Buffett's Early Decades
With well over US$100b in investment capital under his control, Warren Buffett is the world’s most influential investor. Let’s dive into this self-made man's early years and see how those foundations were built.
Warren Buffett is arguably the world’s most famous investor, but how did he get there? It all started when he made his first investment at the tender age of 11. But it wasn’t until 1956 that a 26-year-old Buffett took his 15 years of investing experience to form the investment firm Buffett Associates. The firm started small, with US$105,000 in Assets Under Management (AUM), and for his part Buffett only invested US$100.
Buffett was highly secretive about what stocks were purchased in the early years of the partnership – which sounds surprising in the age of transparency we live in. However, he would tell anybody that his guiding principle was buying companies well below their intrinsic value and holding them for as long as it took. In other words, Warren Buffett has always been a value investor at heart. As he explained in a letter to his partners, ‘This is the cornerstone of our investment philosophy: Never count on making a good sale. Have the purchase price be so attractive that even a mediocre sale gives good results’.
By 1958, Buffett controlled five investment partnerships and had doubled his partners’ money. In 1959 he met the man who would become his true business partner, Charlie Munger. In 1962, all partnerships were merged into one, the Buffett Partnership. The rest of the 1960s would present some pivotal opportunities that Buffett would not miss.
In 1962, Buffett first became aware of a textile manufacturer called Berkshire Hathaway, and began buying shares when the price dropped to US$8. He would keep buying.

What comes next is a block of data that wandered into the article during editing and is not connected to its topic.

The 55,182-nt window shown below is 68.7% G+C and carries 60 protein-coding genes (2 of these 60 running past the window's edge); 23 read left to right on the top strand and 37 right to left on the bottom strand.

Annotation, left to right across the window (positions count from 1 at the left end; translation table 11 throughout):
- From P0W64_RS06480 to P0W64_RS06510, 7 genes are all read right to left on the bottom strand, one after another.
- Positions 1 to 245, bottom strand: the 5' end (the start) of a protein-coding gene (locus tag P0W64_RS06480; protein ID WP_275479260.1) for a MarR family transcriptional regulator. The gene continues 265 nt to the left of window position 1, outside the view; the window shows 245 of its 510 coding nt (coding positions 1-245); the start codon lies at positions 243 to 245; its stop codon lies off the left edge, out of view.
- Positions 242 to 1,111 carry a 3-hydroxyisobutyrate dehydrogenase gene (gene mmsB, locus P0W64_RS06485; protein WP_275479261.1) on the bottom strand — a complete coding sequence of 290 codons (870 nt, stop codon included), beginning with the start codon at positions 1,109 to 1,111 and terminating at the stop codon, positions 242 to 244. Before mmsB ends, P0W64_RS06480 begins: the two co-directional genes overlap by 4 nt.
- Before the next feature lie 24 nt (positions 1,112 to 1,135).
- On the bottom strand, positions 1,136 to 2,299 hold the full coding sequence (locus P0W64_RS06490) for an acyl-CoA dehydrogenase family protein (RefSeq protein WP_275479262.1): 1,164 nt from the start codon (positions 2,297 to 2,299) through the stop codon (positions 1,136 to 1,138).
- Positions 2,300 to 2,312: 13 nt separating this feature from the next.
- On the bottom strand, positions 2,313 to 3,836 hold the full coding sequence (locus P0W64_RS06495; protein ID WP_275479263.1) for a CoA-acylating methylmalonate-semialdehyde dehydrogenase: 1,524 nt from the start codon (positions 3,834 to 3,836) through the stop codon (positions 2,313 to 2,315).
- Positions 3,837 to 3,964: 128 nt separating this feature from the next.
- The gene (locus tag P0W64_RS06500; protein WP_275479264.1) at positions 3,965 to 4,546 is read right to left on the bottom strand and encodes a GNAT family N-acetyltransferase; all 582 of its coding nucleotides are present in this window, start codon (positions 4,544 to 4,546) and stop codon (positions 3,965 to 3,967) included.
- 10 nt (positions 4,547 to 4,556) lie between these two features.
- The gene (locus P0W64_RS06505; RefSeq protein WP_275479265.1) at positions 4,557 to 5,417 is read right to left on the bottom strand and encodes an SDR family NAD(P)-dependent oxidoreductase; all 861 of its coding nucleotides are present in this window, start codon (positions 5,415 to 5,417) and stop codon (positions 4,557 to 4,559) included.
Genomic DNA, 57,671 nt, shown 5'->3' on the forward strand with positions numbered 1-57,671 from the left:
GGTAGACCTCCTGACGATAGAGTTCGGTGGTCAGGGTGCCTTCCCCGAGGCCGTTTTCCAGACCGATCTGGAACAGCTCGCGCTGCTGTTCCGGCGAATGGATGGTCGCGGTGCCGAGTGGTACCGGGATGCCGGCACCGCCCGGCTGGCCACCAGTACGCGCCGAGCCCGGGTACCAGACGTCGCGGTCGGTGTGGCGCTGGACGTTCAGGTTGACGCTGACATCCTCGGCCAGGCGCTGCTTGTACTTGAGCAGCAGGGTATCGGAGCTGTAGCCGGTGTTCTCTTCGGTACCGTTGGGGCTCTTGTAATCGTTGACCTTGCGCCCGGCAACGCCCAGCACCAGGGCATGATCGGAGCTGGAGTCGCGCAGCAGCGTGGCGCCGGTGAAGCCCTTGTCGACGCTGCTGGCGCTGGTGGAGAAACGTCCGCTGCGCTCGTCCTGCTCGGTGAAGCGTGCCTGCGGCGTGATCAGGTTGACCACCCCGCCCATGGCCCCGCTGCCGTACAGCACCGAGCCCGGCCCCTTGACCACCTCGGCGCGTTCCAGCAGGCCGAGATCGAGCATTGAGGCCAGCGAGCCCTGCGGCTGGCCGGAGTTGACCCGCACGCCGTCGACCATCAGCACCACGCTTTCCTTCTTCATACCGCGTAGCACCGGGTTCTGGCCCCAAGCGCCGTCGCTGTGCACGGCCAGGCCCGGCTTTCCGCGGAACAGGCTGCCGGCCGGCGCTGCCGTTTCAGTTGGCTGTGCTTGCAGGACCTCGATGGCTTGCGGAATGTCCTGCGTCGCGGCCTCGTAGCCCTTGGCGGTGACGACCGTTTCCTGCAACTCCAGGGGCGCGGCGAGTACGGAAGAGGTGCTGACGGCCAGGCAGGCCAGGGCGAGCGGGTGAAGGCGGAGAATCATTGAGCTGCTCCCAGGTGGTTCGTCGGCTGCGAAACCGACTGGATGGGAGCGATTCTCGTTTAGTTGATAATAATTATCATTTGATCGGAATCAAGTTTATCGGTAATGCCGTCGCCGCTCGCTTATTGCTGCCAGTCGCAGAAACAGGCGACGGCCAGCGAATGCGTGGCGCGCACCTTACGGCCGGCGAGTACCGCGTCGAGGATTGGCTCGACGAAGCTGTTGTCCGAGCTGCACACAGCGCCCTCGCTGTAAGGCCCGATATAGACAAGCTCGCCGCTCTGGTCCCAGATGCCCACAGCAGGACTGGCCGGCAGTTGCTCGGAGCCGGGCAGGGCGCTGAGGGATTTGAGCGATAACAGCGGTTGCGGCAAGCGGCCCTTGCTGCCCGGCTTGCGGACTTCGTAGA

In 1963, American Express ($AXP) announced it had made a loan to a salad oil company that was a scam. This loan was so massive, American Express shares collapsed 40% as the market worried it would not survive. But after doing a deep dive into the financials and with his understanding of the brand, Buffett figured the loss was temporary and more than recoverable. He bought shares hand over fist and made a killing.
Another significant move came in 1965, when Buffett purchased 5% of Walt Disney ($DIS) for $4m, after a lengthy discussion with its legendary founder. Another classic example of how important the brand is to Buffett. The same year, he organises a coup at Berkshire Hathaway and instates a president who he can manage.
In 1967, Berkshire Hathaway starts to turn into a holding company and acquires its first insurance company, National Indemnity Insurance, at Buffett’s order. Insurance would quickly become the cornerstone of Buffett’s investing empire.
Come 1968, the Buffett Partnership earned US$40m, bringing its total value to US$104m. That’s when Buffett decides to close the partnership and liquidate its assets.
This marked the end of the early stage of his investment career, but Buffett was, of course, far from done. With 29% of shares outstanding in Berkshire Hathaway ($BRK.B | $BRK.A), he took over management of the company as chairman in 1970. The legend was just getting started.